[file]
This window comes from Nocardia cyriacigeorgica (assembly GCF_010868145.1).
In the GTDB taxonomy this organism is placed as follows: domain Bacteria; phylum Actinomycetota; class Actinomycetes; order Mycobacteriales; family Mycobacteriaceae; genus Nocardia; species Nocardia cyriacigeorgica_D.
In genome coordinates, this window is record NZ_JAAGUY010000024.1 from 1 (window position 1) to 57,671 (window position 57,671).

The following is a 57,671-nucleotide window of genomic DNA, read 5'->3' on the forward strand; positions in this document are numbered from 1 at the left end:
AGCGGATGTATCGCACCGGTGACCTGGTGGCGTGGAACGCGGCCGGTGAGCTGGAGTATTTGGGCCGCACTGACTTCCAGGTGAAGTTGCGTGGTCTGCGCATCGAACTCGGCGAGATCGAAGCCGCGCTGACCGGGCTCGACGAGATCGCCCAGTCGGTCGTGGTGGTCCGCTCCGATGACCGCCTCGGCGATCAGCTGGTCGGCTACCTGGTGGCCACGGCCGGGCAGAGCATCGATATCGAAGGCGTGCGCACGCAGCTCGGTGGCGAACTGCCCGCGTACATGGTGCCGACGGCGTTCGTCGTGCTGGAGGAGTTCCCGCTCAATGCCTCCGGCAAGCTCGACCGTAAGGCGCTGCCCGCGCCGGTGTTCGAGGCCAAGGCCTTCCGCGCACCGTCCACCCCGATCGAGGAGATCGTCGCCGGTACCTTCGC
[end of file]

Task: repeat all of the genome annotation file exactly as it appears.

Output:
This window comes from Nocardia cyriacigeorgica (assembly GCF_010868145.1).
In the GTDB taxonomy this organism is placed as follows: domain Bacteria; phylum Actinomycetota; class Actinomycetes; order Mycobacteriales; family Mycobacteriaceae; genus Nocardia; species Nocardia cyriacigeorgica_D.
In genome coordinates, this window is record NZ_JAAGUY010000024.1 from 1 (window position 1) to 57,671 (window position 57,671).

The following is a 57,671-nucleotide window of genomic DNA, read 5'->3' on the forward strand; positions in this document are numbered from 1 at the left end:
AGCGGATGTATCGCACCGGTGACCTGGTGGCGTGGAACGCGGCCGGTGAGCTGGAGTATTTGGGCCGCACTGACTTCCAGGTGAAGTTGCGTGGTCTGCGCATCGAACTCGGCGAGATCGAAGCCGCGCTGACCGGGCTCGACGAGATCGCCCAGTCGGTCGTGGTGGTCCGCTCCGATGACCGCCTCGGCGATCAGCTGGTCGGCTACCTGGTGGCCACGGCCGGGCAGAGCATCGATATCGAAGGCGTGCGCACGCAGCTCGGTGGCGAACTGCCCGCGTACATGGTGCCGACGGCGTTCGTCGTGCTGGAGGAGTTCCCGCTCAATGCCTCCGGCAAGCTCGACCGTAAGGCGCTGCCCGCGCCGGTGTTCGAGGCCAAGGCCTTCCGCGCACCGTCCACCCCGATCGAGGAGATCGTCGCCGGTACCTTCGC